Stock Status


The most recent benchmark stock assessment, conducted in 2016, concluded that the weakfish stock was depleted and overfishing was not occurring (ASMFC 2016). A stock assessment update was completed in 2019 (ASMFC 2019), applying the Bayesian statistical catch-at-age model from the 2016 benchmark assessment to data through 2017. This update also incorporated the new, calibrated estimates of recreational catch by the Marine Recreational Information Program (MRIP).

Estimates of recruitment, spawning stock biomass, and total abundance remained low in recent years. Estimates of fishing mortality were moderately high in recent years, although not near the time-series highs of the mid- to late-2000s, or the earliest years. Natural mortality (e.g., the rate at which fish die due to natural causes such as predation, disease and starvation) remained high, averaging 0.92 in the most recent 10 years, compared to 0.16 over the first 10 years of the time series. Therefore, even though harvest has been at low levels in recent years, the weakfish population has been experiencing very high levels of total mortality (including fishing mortality and natural mortality), preventing the stock from recovering.

Spawning stock biomass in 2017 was estimated at 1,922 mt, below the SSB threshold of 6,170 mt, indicating the stock is depleted. SSB has shown a slight increasing trend in recent years but is still well below the SSB threshold.

Total mortality in 2017 was estimated at 1.45, above both the Z target = 1.03 and the Z threshold = 1.43, indicating total mortality on the stock is too high. Fishing mortality has increased in recent years, but was below the threshold in 2017.

Atlantic Coastal Management

In 1985, as a result of population declines and limited biological information, the Atlantic States Marine Fisheries Commission developed an Interstate Fishery Management Plan (FMP) for Weakfish. Weakfish are currently managed under Amendment 4 to the FMP and its subsequent addenda (Addendum I-IV). Addendum IV requires states to implement a one fish recreational creel limit, 100 pound commercial trip limit, 100 pound commercial bycatch limit during closed seasons, and 100 undersized fish per trip allowance for the finfish trawl fishery. The Addendum's measures are intended to reduce the level of harvest without creating a large amount of discards and to poise the stock for recovery should natural mortality decrease in the future.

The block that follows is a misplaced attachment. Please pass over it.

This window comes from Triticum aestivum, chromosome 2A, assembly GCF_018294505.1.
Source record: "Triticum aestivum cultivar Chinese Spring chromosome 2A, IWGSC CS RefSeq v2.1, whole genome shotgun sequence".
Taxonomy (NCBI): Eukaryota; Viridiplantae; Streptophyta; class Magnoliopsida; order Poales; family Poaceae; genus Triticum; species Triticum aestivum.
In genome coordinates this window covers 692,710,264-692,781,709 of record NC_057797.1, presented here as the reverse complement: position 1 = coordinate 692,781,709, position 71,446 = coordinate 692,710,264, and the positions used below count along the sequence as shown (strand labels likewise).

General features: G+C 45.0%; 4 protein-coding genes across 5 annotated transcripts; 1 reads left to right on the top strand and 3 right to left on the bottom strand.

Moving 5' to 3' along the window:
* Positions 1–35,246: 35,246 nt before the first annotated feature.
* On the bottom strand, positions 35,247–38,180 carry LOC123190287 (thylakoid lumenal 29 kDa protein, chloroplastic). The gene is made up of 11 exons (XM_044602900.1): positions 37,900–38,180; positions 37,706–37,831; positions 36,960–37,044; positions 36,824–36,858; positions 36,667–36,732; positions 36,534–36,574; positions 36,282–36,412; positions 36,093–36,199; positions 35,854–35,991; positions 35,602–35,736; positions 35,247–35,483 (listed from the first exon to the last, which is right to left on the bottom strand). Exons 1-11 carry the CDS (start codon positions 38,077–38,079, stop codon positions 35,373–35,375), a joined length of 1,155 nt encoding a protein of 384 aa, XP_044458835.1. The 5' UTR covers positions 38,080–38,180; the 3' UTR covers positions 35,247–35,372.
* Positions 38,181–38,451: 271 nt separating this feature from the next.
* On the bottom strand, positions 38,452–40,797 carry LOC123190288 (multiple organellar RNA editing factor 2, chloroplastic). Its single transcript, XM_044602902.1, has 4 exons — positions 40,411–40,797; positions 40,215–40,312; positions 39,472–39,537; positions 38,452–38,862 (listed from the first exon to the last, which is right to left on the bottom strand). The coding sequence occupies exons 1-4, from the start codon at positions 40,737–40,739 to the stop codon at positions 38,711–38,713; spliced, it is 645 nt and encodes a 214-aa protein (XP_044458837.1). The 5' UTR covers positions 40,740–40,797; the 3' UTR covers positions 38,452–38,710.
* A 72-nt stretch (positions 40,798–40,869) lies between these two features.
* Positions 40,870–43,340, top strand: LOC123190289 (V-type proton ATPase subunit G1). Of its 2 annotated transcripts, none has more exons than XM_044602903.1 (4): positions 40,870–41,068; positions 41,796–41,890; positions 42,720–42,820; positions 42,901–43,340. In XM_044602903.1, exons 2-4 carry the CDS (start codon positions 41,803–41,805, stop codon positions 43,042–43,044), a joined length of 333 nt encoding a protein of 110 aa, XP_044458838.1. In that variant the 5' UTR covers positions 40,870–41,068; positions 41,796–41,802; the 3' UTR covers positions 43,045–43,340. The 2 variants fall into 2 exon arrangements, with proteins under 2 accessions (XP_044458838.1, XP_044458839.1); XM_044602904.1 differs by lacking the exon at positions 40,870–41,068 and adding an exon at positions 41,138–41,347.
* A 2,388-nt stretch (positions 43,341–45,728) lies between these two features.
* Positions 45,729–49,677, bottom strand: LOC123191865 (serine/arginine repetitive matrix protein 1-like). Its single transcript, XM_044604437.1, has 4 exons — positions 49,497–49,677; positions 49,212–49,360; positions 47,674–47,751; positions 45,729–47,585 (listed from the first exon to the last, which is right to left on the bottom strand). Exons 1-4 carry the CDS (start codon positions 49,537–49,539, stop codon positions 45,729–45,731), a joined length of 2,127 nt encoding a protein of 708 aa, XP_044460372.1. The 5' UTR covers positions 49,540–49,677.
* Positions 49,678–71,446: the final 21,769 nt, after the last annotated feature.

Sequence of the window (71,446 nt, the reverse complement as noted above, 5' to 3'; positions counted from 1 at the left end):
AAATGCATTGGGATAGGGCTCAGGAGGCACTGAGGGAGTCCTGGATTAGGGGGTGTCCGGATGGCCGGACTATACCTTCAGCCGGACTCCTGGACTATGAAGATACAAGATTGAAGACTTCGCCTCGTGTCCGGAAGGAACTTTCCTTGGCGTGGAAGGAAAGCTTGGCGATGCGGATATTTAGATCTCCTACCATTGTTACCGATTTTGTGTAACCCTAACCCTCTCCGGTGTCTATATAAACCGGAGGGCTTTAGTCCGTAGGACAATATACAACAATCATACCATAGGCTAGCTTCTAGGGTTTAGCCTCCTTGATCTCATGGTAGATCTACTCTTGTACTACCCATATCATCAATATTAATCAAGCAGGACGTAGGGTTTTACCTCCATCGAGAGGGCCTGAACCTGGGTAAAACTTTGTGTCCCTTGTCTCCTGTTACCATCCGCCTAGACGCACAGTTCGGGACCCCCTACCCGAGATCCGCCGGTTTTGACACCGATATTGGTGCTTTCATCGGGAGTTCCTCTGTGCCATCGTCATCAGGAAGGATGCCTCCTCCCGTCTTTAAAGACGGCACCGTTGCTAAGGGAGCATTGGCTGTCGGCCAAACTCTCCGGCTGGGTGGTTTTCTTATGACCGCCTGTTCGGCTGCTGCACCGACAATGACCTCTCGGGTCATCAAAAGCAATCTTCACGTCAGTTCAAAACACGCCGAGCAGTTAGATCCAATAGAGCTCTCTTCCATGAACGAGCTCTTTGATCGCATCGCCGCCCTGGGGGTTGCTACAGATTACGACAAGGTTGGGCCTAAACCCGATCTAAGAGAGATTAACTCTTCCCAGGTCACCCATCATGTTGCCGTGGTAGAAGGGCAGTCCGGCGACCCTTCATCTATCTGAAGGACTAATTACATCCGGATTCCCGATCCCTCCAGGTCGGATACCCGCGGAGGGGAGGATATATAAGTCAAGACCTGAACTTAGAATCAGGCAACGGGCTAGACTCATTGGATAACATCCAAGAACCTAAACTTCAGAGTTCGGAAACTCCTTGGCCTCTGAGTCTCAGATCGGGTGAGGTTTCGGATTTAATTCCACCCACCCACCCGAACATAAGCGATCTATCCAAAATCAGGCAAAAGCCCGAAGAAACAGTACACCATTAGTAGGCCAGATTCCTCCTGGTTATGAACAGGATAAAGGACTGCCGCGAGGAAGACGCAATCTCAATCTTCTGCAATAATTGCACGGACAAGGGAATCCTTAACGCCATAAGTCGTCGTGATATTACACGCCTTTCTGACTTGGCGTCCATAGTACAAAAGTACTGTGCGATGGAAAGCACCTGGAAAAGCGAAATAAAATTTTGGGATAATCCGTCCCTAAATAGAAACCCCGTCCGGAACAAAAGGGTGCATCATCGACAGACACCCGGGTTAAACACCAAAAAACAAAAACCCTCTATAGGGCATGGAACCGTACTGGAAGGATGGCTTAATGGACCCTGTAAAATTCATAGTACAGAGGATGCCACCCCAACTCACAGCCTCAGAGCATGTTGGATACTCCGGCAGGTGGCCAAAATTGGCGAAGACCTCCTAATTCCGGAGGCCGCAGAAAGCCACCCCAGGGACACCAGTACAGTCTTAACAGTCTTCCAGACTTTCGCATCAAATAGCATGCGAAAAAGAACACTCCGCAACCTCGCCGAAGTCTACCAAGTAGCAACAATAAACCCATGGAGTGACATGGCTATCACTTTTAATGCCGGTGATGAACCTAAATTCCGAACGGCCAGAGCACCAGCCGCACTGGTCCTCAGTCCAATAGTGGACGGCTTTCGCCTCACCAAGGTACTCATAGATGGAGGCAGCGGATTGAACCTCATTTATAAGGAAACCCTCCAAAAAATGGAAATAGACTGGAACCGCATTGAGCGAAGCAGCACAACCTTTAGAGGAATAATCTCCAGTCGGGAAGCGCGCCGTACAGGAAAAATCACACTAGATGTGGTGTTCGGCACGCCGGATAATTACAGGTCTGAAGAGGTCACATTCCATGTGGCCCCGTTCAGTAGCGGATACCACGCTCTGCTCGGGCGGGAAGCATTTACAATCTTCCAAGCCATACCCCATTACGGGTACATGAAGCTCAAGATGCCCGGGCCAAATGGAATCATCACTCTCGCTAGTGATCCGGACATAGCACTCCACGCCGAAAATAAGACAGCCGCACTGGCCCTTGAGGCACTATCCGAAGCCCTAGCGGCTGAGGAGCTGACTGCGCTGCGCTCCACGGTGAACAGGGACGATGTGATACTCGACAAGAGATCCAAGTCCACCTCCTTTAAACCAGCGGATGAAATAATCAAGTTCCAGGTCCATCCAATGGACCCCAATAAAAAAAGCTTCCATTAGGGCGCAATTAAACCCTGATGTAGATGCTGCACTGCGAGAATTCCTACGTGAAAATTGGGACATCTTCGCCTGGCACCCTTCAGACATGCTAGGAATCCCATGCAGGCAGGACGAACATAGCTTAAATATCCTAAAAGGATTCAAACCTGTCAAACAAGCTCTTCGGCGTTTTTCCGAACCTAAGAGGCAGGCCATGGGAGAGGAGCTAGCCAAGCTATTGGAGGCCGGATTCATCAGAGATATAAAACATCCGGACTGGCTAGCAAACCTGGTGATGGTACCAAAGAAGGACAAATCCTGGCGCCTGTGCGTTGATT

In 2018, in response to concern regarding potential increases in commercial discards (in Virginia and North Carolina) due to the 100 pound trip limit, the Technical Committee reviewed discard information to determine whether current management is resulting in significant loss to the fishery through increased dead discards. The Technical Committee found that while notable increases in commercial discards were observed in Virginia and North Carolina in both 2016 and 2017, these singular points did not fit any long-term trend of increase and were not high enough to be a significant concern to the resource. The Technical Committee did not recommend any immediate action based on its analyses.